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American League
American League
season ERA leaders

1901: Young 1902: Siever 1903: E. Moore 1904: Joss 1905: Waddell 1906: White 1907: Walsh 1908: Joss 1909: Krause 1910: Walsh 1911: Gregg 1912: W. Johnson 1913: W. Johnson 1914: Leonard 1915: Wood 1916: Ruth 1917: Cicotte 1918: W. Johnson 1919: W. Johnson 1920: Shawkey 1921: Faber 1922: Faber 1923: Coveleski 1924: W. Johnson 1925: Coveleski 1926: Grove 1927: W. Moore 1928: Braxton 1929: Grove 1930: Grove 1931: Grove 1932: Grove 1933: Harder 1934: Gomez 1935: Grove 1936: Grove 1937: Gomez 1938: Grove 1939: Grove 1940: Feller 1941: T. Lee 1942: Lyons 1943: Chandler 1944: Trout 1945: Newhouser 1946: Newhouser 1947: Haynes 1948: Bearden 1949: Garcia 1950: Wynn 1951: Rogovin 1952: Reynolds 1953: Lopat 1954: Garcia 1955: Pierce 1956: Ford 1957: Shantz 1958: Ford 1959: Wilhelm 1960: Baumann 1961: Donovan 1962: Aguirre 1963: Peters 1964: Chance 1965: McDowell 1966: Peters 1967: Horlen 1968: Tiant 1969: Bosman 1970: Seguí 1971: Blue 1972: Tiant 1973: Palmer 1974: Hunter 1975: Palmer 1976: Fidrych 1977: Tanana 1978: Guidry 1979: Guidry 1980: May 1981: Stewart 1982: Sutcliffe 1983: Honeycutt 1984: Boddicker 1985: Stieb 1986: Clemens 1987: Key 1988: Anderson 1989: Saberhagen 1990: Clemens 1991: Clemens 1992: Clemens 1993: Appier 1994: Ontiveros 1995: R. Johnson 1996: Guzmán 1997: Clemens 1998: Clemens 1999: Martínez 2000: Martínez 2001: García 2002: Martínez 2003: Martínez 2004: Santana 2005: Millwood 2006: Santana 2007: Lackey 2008: C. Lee 2009: Greinke 2010: Hernández 2011: Verlander 2012: Price 2013: An. Sánchez 2014: Hernández 2015: Price 2016: Aa. Sanchez 2017: Kluber

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American League
American League
season strikeout leaders

1901: Young 1902: Waddell 1903: Waddell 1904: Waddell 1905: Waddell 1906: Waddell 1907: Waddell 1908: Walsh 1909: Smith 1910: W. Johnson 1911: Walsh 1912: W. Johnson 1913: W. Johnson 1914: W. Johnson 1915: W. Johnson 1916: W. Johnson 1917: W. Johnson 1918: W. Johnson 1919: W. Johnson 1920: Coveleski 1921: W. Johnson 1922: Shocker 1923: W. Johnson 1924: W. Johnson 1925: Grove 1926: Grove 1927: Grove 1928: Grove 1929: Grove 1930: Grove 1931: Grove 1932: Ruffing 1933: Gomez 1934: Gomez 1935: Bridges 1936: Bridges 1937: Gomez 1938: Feller 1939: Feller 1940: Feller 1941: Feller 1942: Hughson & Newsom 1943: Reynolds 1944: Newhouser 1945: Newhouser 1946: Feller 1947: Feller 1948: Feller 1949: Trucks 1950: Lemon 1951: Raschi 1952: Reynolds 1953: Pierce 1954: Turley 1955: Score 1956: Score 1957: Wynn 1958: Wynn 1959: Bunning 1960: Bunning 1961: Pascual 1962: Pascual 1963: Pascual 1964: Downing 1965: McDowell 1966: McDowell 1967: Lonborg 1968: McDowell 1969: McDowell 1970: McDowell 1971: Lolich 1972: Ryan 1973: Ryan 1974: Ryan 1975: Tanana 1976: Ryan 1977: Ryan 1978: Ryan 1979: Ryan 1980: Barker 1981: Barker 1982: Bannister 1983: Morris 1984: Langston 1985: Blyleven 1986: Langston 1987: Langston 1988: Clemens 1989: Ryan 1990: Ryan 1991: Clemens 1992: R. Johnson 1993: R. Johnson 1994: R. Johnson 1995: R. Johnson 1996: Clemens 1997: Clemens 1998: Clemens 1999: Martínez 2000: Martínez 2001: Nomo 2002: Martínez 2003: Loaiza 2004: Santana 2005: Santana 2006: Santana 2007: Kazmir 2008: Burnett 2009: Verlander 2010: Weaver 2011: Verlander 2012: Verlander 2013: Darvish 2014: Price 2015: Sale 2016: Verlander 2017: Sale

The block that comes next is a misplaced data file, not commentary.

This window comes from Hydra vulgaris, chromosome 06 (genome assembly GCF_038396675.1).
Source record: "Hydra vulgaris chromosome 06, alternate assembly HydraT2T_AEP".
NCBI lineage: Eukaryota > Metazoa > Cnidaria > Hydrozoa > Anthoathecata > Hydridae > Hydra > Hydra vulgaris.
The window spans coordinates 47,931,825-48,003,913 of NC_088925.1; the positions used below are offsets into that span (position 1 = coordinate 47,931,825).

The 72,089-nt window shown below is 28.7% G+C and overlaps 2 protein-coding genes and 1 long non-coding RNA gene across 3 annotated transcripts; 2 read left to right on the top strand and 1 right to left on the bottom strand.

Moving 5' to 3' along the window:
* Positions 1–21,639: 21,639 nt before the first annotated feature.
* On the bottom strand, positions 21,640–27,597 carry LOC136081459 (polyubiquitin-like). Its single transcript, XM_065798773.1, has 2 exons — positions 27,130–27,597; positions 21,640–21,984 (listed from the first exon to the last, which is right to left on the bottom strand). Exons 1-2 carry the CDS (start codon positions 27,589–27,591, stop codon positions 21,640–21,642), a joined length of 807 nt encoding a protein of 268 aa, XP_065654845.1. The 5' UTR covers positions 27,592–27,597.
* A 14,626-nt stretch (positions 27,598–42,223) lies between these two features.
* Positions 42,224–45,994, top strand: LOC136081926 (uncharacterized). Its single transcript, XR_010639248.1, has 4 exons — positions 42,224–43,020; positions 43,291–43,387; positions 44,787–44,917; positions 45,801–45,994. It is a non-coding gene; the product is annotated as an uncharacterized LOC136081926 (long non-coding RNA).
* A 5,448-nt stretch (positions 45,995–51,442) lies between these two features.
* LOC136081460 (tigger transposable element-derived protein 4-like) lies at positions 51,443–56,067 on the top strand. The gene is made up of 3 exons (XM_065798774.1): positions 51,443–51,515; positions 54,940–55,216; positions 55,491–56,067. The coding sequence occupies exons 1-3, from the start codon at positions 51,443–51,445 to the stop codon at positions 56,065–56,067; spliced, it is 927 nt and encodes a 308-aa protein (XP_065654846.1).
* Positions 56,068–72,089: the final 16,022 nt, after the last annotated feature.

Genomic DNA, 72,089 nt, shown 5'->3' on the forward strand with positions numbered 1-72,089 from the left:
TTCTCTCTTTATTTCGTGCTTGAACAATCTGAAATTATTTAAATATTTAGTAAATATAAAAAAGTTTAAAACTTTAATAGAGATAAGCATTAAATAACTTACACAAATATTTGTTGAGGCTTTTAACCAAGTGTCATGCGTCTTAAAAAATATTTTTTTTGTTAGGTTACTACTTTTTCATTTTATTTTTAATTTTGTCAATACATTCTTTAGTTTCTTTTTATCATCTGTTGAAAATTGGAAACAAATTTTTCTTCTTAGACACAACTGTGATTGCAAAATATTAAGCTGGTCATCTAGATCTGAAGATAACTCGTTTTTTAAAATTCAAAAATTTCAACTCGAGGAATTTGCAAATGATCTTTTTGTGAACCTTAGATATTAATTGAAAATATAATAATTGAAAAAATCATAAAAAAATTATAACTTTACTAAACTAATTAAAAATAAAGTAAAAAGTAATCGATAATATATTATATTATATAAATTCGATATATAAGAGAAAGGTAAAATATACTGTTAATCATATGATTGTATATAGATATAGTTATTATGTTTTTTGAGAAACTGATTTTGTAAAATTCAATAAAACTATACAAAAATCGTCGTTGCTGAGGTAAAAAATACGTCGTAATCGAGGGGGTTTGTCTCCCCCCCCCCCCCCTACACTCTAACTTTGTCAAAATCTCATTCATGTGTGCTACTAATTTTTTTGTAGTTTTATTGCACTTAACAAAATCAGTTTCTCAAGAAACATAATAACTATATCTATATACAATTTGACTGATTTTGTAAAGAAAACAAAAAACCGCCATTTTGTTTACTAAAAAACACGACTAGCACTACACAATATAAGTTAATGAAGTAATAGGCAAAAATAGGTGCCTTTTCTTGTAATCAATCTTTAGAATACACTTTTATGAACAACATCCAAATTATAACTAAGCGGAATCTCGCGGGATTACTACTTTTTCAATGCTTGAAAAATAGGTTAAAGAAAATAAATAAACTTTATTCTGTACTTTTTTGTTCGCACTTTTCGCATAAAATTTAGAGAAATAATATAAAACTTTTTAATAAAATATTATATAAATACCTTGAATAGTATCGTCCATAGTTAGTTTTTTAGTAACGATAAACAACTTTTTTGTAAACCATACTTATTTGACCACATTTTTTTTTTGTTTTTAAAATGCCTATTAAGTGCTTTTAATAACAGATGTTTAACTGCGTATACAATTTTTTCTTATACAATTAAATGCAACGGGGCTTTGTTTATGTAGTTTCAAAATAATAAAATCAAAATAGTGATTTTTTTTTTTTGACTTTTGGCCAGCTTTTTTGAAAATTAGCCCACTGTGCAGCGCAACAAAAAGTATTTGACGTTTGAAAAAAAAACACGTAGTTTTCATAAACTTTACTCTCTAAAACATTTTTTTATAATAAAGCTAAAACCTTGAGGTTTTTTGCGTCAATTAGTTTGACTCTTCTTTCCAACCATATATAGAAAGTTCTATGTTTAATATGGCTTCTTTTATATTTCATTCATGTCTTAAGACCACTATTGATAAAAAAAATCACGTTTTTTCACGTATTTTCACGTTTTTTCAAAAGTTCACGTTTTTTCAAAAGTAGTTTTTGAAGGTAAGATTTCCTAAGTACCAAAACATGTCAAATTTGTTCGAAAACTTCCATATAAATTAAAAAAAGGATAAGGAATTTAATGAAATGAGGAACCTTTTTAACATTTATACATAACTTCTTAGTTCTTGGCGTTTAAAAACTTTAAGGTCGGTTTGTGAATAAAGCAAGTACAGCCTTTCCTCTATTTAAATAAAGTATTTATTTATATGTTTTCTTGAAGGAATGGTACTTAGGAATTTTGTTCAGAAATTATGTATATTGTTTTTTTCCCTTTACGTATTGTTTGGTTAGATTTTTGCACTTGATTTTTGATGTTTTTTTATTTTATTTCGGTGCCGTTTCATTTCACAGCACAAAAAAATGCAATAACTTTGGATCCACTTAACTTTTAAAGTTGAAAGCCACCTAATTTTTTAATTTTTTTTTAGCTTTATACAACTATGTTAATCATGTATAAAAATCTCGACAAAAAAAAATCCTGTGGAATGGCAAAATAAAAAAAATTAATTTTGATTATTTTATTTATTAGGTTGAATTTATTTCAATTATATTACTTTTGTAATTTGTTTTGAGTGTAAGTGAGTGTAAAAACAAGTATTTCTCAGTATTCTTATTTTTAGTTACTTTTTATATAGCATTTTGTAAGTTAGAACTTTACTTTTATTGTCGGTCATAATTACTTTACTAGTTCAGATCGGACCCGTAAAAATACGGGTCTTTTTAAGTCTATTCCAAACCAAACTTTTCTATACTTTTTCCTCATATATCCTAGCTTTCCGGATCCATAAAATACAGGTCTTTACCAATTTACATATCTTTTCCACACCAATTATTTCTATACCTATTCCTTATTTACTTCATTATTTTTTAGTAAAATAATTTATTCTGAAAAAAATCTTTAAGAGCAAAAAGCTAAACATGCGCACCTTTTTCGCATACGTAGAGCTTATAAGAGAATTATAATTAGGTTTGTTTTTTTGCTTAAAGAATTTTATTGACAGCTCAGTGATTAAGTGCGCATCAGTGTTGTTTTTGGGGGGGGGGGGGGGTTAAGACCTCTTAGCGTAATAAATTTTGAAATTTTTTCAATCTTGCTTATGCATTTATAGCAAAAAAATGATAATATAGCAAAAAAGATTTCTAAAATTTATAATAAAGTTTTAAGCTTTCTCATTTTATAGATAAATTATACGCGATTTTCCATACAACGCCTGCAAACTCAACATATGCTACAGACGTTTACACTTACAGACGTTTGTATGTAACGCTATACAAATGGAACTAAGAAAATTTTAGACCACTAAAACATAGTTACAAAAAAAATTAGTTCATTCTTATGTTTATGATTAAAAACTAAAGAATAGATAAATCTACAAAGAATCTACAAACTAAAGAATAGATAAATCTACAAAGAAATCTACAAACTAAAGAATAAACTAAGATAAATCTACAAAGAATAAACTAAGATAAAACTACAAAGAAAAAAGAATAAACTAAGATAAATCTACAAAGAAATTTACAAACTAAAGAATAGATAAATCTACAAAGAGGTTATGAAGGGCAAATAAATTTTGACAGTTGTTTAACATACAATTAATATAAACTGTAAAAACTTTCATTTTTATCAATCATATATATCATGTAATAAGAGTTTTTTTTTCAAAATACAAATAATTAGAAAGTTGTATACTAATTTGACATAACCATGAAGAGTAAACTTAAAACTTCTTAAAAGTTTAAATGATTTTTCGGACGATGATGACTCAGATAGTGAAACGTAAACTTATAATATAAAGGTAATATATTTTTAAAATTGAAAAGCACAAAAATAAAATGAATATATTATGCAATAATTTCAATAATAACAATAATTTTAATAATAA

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Baseball America Major League Player of the Year Award

1998: Mark McGwire 1999: Pedro Martínez 2000: Alex Rodriguez 2001: Barry Bonds 2002: Alex Rodriguez 2003: Barry Bonds 2004: Barry Bonds 2005: Albert Pujols 2006: Johan Santana 2007: Alex Rodriguez 2008: CC Sabathia 2009: Joe Mauer 2010: Roy Halladay 2011: Matt Kemp 2012: Mike Trout 2013: Mike Trout 2014: Clayton Kershaw 2015: Bryce Harper 2016: Mike Trout 2017: José Altuve

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Boston Red Sox
Boston Red Sox
Opening Day starting pitchers

Ivy Andrews Frank Arellanes Jim Bagby Josh Beckett Oil Can Boyd Tom Brewer Clay Buchholz Rex Cecil Eddie Cicotte Roger Clemens Ray Collins Ray Culp Bill Dinneen Joe Dobson Dennis Eckersley Howard Ehmke Dick Ellsworth Alex Ferguson Wes Ferrell Tom Gordon Lefty Grove Charley Hall Slim Harriss Tex Hughson Bruce Hurst Ferguson Jenkins Sad Sam Jones Win Kellum Jon Lester Jim Lonborg Danny MacFayden Pedro Martínez Daisuke Matsuzaka Carl Mays Bill Monbouquette Wilcy Moore Dick Newsome Mel Parnell Marty Pattin Gary Peters Rick Porcello David Price Jack Quinn Gordon Rhodes Red Ruffing Allen Russell Babe Ruth Chris Sale Curt Schilling Don Schwall Aaron Sele Ernie Shore Bob Stanley Tom Sturdivant Frank Sullivan Luis Tiant Yank Terry Mike Torrez David Wells Bill Wight Earl Wilson George Winter Smoky Joe Wood Cy Young